The Biblical Role of Music in the Church Today

The Biblical Role of Music in the Church Today
Dr. Lindel  M. Anderson

It is good for us to keep in mind that music is God’s idea. He created it in eternity past to serve a purpose. That purpose is to glorify and to magnify Him.

Ezekiel 28:11-13

Music was created to glorify God in eternity past. Then the one who was an actual musical instrument in a sense, fell. God then creates a being in His image, after His likeness that again has properties of instrumentation built into him (strings, pipe, vocalization, clapping, genius for composing)  man:

Cain’s descendant, Jubal, developed the organ and harp. But the possibility is that it was not used to glorify God with, but rather for man’s baser elements, or worse yet, to praise false deities in opposition to God.

After the flood in approximately 2348 B.C., musical instruments again proliferated, as testified in archeological discoveries of the period. Beautiful harps, songs, both human and to deity have been discovered from this time period.

Music was known to the Israelites, as evidenced by their singing, dancing and the usage of timbrels in rejoicing to God for the victory at the Red Sea.

The digging of a well was celebrated in song in Numbers 21:17-18

Moses wrote a song for the children of Israel for memory and instruction in Deut. 31:30-32:46. This would have been about 1451 B.C.

The prophetess Deborah and Barak sang a song in praise of their victory over the Canaanites in Judges 5 in about 1296 B.C.

Isn’t it interesting how 2 prophetesses, Miriam and Deborah, used music in praise to the Lord? This foretells the future use of music with Elisha prophesying and receiving direction for victory with a minstrel playing in 2 Kings 3:15 (approx. 895B.C.); and David and others writing the Psalms, which actually means songs to be accompanied by a musical instrument, and “praises”. It is also fascinating that in the instance of Elisha, he requested the minstrel, knowing the prophetic would flow from it.

Saul was told to look for a company of prophets in I Samuel 10:5. These prophets would have the .following musical instruments: a psaltery, a tabret, a pipe, and a harp. Why would these prophets have these instruments? Possibly to facilitate in exercising the prophetic gift.

David, a man after God’s own heart (Acts 13:22) was a musician and songwriter. This lets us know that music originated in the heart of God.

When David slew Goliath, the women of Israel celebrated in song in I Samuel 18:6, 7. Not only was David the author of 73 Psalms (songs), Amos 6:5 indicates that he actually invented musical instruments. These would have evidently been used to praise the Lord with. David had a trained choir of 288, which continued for around 5 centuries. The songs of Zion were famous in neighboring countries (Ps. 137:3).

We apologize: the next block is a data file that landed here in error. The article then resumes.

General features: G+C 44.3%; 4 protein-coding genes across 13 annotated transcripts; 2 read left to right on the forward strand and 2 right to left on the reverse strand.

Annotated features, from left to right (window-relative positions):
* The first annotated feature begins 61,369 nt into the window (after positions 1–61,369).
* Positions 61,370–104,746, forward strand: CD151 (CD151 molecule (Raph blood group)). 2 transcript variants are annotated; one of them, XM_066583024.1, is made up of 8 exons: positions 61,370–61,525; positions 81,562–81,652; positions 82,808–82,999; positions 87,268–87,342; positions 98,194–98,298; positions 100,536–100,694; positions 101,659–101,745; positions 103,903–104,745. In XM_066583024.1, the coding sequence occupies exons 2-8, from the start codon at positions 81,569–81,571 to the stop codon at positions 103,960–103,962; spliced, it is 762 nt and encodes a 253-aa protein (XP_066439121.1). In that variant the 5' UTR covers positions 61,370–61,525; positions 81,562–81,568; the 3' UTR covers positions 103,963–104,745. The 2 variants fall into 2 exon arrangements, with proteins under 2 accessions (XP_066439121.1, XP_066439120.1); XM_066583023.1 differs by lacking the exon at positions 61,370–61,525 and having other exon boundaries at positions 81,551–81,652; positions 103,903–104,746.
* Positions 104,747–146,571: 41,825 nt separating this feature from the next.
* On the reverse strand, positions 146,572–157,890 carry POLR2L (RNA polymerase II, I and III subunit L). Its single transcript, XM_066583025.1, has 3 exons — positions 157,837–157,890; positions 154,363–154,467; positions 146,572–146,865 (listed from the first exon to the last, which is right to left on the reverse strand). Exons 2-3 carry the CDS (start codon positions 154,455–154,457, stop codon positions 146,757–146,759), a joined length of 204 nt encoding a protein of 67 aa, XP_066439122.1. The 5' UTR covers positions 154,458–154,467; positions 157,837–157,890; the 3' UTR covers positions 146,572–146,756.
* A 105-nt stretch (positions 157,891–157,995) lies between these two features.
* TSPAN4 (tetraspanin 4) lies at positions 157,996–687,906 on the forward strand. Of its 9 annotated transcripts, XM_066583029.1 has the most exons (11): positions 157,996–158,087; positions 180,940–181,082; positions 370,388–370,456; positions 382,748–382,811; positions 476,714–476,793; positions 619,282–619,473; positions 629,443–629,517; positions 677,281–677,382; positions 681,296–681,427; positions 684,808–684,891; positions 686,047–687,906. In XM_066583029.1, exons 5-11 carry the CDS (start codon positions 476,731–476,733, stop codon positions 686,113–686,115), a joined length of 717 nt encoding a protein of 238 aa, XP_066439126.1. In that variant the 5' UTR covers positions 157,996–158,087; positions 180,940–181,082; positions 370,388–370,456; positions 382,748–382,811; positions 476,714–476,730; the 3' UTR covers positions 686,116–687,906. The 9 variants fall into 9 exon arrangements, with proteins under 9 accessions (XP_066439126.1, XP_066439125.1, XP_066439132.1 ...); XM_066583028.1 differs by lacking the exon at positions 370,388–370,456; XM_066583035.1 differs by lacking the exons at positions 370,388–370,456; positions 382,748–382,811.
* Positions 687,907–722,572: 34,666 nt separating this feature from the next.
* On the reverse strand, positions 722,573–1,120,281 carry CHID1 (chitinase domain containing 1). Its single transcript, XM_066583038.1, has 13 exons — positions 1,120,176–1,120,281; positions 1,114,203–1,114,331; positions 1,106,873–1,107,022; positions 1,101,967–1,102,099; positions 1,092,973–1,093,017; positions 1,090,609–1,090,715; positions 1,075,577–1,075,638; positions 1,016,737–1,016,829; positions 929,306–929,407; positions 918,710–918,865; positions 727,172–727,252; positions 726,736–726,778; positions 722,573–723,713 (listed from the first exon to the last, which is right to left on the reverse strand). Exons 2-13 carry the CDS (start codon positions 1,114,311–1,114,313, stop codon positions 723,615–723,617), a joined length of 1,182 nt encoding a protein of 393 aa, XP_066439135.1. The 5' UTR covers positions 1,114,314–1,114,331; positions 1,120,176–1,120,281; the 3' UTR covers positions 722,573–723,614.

When David soothed Saul with music, the evil spirit which tormented Saul left, evidently just by the melody. This shows us it is important what type of music we play. If one type of music drives demons away, I wonder if other types would attract them?

Solomon composed 1,005 songs (I Kings 4:32).

God commanded the children of Israel to fight in song in II Chronicles 20:20-22 (also see Psalm 149:49; and then Psalm 150 where we are commanded to praise the LORD with musical instruments as well as our physical bodies). .

It is no coincidence that the largest book in the Bible is a song book!

In the New Testament, we find that the same God who invented music for His glory still uses music for His purposes.

Jesus sang a hymn with His disciples at the last supper (Matthew 26:30). He is shown singing in His Church in Hebrews 2:12.

Paul tells us in Romans 15:9 to sing unto the name of Jesus!

He also tells us to sing in our native language, and that we may sing in tongues sometimes in I Cor. 14:15.

In Eph. 5:19 Paul instructs us to sing to one another and to ourselves in our heart with Psalms, hymns and spiritual songs.

He then instructs us to teach and admonish one another with Psalms, hymns and spiritual songs. This is bringing us back to the OT practice of teaching God’s principles with music.

James tells us when we are merry, to sing Psalms (James 5:13).

In approx. 52 A.D. James said the Church was to rebuild the tabernacle of David. David’s tabernacle was that temporary structure that housed the ark of God and His shekinah presence until David’s son could build God a temple to dwell in.

David knew God wanted more than ritual, He wanted relationship. When God said to rejoice in the feast days and offerings in Deut., He meant it. And David had gasped -this. Now what David had discovered, the Church would rebuild, and its purpose according to the text was for witnessing.

Then in Revelation, we get a glimpse into eternity, with musical instruments and singing going on in Heaven (Rev. 14:2; 15:3). The eternal purpose of God will be ultimately fulfilled in Heaven throughout ages long. Our job -is to start here for witnessing, glory to God, teaching and admonishing, and edification! “The LORD is my strength and my song, and is become my salvation.” Psalm 118:14

The above article, ‘The Biblical Role of Music In Church Today,’ is written by Lindel Anderson. The article was excerpted from Class Handout Notes, 2008 Music Fest, Indianapolis, IN.

The material is most likely copyrighted and should not be reprinted under any other name or author. However, this material may be freely used for personal study or research purposes.